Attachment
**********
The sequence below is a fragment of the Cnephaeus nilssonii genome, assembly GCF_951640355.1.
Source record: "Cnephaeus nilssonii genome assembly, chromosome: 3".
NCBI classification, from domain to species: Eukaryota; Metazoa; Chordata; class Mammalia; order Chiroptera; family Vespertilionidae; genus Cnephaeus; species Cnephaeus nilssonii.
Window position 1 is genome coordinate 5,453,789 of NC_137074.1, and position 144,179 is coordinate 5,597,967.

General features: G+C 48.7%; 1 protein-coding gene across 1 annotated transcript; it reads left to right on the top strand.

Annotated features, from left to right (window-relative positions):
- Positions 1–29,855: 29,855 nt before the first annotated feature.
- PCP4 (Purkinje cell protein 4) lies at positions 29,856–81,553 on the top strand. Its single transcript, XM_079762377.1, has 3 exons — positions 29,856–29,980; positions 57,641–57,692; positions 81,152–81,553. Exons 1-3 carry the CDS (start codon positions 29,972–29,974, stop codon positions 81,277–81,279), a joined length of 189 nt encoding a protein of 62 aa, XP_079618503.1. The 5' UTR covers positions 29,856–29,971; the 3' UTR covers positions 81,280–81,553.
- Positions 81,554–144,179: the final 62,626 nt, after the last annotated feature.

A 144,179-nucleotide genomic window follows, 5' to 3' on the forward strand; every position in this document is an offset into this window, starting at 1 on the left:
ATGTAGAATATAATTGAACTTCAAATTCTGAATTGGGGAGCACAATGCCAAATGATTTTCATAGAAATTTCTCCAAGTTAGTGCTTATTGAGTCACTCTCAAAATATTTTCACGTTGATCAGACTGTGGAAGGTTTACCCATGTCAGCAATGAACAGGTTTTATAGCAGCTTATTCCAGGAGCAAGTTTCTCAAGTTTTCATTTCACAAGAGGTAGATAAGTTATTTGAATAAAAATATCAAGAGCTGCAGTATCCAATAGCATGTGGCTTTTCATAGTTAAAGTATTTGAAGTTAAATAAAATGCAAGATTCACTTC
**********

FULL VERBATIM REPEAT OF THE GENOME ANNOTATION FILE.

The sequence below is a fragment of the Cnephaeus nilssonii genome, assembly GCF_951640355.1.
Source record: "Cnephaeus nilssonii genome assembly, chromosome: 3".
NCBI classification, from domain to species: Eukaryota; Metazoa; Chordata; class Mammalia; order Chiroptera; family Vespertilionidae; genus Cnephaeus; species Cnephaeus nilssonii.
Window position 1 is genome coordinate 5,453,789 of NC_137074.1, and position 144,179 is coordinate 5,597,967.

General features: G+C 48.7%; 1 protein-coding gene across 1 annotated transcript; it reads left to right on the top strand.

Annotated features, from left to right (window-relative positions):
- Positions 1–29,855: 29,855 nt before the first annotated feature.
- PCP4 (Purkinje cell protein 4) lies at positions 29,856–81,553 on the top strand. Its single transcript, XM_079762377.1, has 3 exons — positions 29,856–29,980; positions 57,641–57,692; positions 81,152–81,553. Exons 1-3 carry the CDS (start codon positions 29,972–29,974, stop codon positions 81,277–81,279), a joined length of 189 nt encoding a protein of 62 aa, XP_079618503.1. The 5' UTR covers positions 29,856–29,971; the 3' UTR covers positions 81,280–81,553.
- Positions 81,554–144,179: the final 62,626 nt, after the last annotated feature.

A 144,179-nucleotide genomic window follows, 5' to 3' on the forward strand; every position in this document is an offset into this window, starting at 1 on the left:
ATGTAGAATATAATTGAACTTCAAATTCTGAATTGGGGAGCACAATGCCAAATGATTTTCATAGAAATTTCTCCAAGTTAGTGCTTATTGAGTCACTCTCAAAATATTTTCACGTTGATCAGACTGTGGAAGGTTTACCCATGTCAGCAATGAACAGGTTTTATAGCAGCTTATTCCAGGAGCAAGTTTCTCAAGTTTTCATTTCACAAGAGGTAGATAAGTTATTTGAATAAAAATATCAAGAGCTGCAGTATCCAATAGCATGTGGCTTTTCATAGTTAAAGTATTTGAAGTTAAATAAAATGCAAGATTCACTTC